Predicting spatial aspects of human-elephant conflict.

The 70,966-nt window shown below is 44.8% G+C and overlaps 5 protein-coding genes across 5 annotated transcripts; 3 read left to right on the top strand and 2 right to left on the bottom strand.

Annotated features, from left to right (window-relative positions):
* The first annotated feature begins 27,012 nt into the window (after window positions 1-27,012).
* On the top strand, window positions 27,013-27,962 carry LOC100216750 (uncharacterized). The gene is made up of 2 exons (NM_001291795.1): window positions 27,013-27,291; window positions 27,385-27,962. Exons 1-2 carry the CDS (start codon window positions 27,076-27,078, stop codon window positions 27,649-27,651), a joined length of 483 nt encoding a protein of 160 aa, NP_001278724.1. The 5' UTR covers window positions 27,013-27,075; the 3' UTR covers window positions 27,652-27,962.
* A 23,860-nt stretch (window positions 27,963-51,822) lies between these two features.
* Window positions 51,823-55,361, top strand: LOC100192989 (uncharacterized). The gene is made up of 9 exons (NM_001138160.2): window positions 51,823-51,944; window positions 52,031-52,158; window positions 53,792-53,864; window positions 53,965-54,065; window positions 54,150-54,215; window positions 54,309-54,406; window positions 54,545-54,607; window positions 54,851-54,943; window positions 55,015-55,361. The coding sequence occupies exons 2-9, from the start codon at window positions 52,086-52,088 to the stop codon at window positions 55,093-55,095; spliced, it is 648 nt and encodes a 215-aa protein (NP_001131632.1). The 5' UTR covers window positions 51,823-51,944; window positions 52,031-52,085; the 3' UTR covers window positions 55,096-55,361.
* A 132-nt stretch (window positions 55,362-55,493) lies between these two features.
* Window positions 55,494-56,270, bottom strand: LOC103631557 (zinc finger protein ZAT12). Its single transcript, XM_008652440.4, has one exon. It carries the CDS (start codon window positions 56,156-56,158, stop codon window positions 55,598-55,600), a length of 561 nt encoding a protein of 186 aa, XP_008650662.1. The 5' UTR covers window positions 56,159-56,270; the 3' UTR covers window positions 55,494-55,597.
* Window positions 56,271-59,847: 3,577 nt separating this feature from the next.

Human-elephant conflict (HEC) in Africa occurs wherever these two species coincide, and poses serious challenges to wildlife managers, local communities and elephants alike. Mitigation requires a detailed understanding of underlying patterns and processes. Although temporal patterns of HEC are relatively predictable, spatial variation has shown few universal trends, making it difficult to predict where conflict will take place. While this may be due to unpredictability in male elephant foraging behaviour (the male behaviour hypothesis) it may also be due to variations in the data resolution of earlier studies. This study tested the male behaviour and data resolution hypotheses using HEC data from a 1000-km2 unprotected elephant range adjacent to the Masai Mara National Reserve in Kenya. HEC incidents were divided into crop raiding and human deaths or injuries. Crop raiding was further subdivided into incidents involving only male elephants or family groups. A relatively fine-resolution, systematic, grid-based method was used to assign the locations of conflict incidents, and spatial relations with underlying variables were explored using correlation analysis and logistic regression. Crop raiding was clustered into distinct conflict zones. Both occurrence and intensity could be predicted on the basis of the area under cultivation and, for male elephant groups, proximity to major settlements. Conversely, incidents of elephant-induced human injury and death were less predictable but were correlated with proximity to roads. A grid-based geographical information system (GIS) with a 25-km2 resolution utilizing cost-effective data sources, combined with simple statistical tools, was capable of identifying spatial predictors of HEC. At finer resolutions spatial autocorrelation compromised the analyses. Synthesis and applications. These results suggest that spatial correlates of HEC can be identified, regardless of the sex of the elephants involved. Moreover, the method described here is fully transferable to other sites for comparative analysis of HEC. Using these results to map vulnerability will enable the development and deployment of appropriate conflict mitigation strategies, such as guarding, early warning systems, barriers and deterrents. The utility of such methods and their strategic deployment should be assessed alongside alternative land-use and livelihood strategies that limit cultivation within the elephant range.